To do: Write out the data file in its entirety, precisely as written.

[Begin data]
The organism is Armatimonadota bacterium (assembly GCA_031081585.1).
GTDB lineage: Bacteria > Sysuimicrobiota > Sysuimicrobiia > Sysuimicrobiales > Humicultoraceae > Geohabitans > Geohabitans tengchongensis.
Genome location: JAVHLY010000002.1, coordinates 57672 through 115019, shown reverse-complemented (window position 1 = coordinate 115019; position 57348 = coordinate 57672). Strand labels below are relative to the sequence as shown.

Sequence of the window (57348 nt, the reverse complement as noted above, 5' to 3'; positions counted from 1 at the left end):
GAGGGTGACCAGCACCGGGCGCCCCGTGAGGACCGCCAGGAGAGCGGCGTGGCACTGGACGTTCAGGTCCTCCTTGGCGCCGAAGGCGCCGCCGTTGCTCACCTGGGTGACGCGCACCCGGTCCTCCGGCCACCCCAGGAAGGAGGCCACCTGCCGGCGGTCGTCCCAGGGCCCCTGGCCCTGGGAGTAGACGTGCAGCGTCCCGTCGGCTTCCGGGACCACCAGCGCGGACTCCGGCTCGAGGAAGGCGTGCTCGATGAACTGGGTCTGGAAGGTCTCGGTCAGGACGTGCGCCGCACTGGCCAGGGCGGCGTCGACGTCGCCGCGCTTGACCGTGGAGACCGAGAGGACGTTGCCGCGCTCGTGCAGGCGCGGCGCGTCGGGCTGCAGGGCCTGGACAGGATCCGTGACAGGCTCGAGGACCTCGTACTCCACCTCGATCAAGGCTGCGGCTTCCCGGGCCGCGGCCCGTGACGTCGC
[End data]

The organism is Armatimonadota bacterium (assembly GCA_031081585.1).
GTDB lineage: Bacteria > Sysuimicrobiota > Sysuimicrobiia > Sysuimicrobiales > Humicultoraceae > Geohabitans > Geohabitans tengchongensis.
Genome location: JAVHLY010000002.1, coordinates 57672 through 115019, shown reverse-complemented (window position 1 = coordinate 115019; position 57348 = coordinate 57672). Strand labels below are relative to the sequence as shown.

Sequence of the window (57348 nt, the reverse complement as noted above, 5' to 3'; positions counted from 1 at the left end):
GAGGGTGACCAGCACCGGGCGCCCCGTGAGGACCGCCAGGAGAGCGGCGTGGCACTGGACGTTCAGGTCCTCCTTGGCGCCGAAGGCGCCGCCGTTGCTCACCTGGGTGACGCGCACCCGGTCCTCCGGCCACCCCAGGAAGGAGGCCACCTGCCGGCGGTCGTCCCAGGGCCCCTGGCCCTGGGAGTAGACGTGCAGCGTCCCGTCGGCTTCCGGGACCACCAGCGCGGACTCCGGCTCGAGGAAGGCGTGCTCGATGAACTGGGTCTGGAAGGTCTCGGTCAGGACGTGCGCCGCACTGGCCAGGGCGGCGTCGACGTCGCCGCGCTTGACCGTGGAGACCGAGAGGACGTTGCCGCGCTCGTGCAGGCGCGGCGCGTCGGGCTGCAGGGCCTGGACAGGATCCGTGACAGGCTCGAGGACCTCGTACTCCACCTCGATCAAGGCTGCGGCTTCCCGGGCCGCGGCCCGTGACGTCGC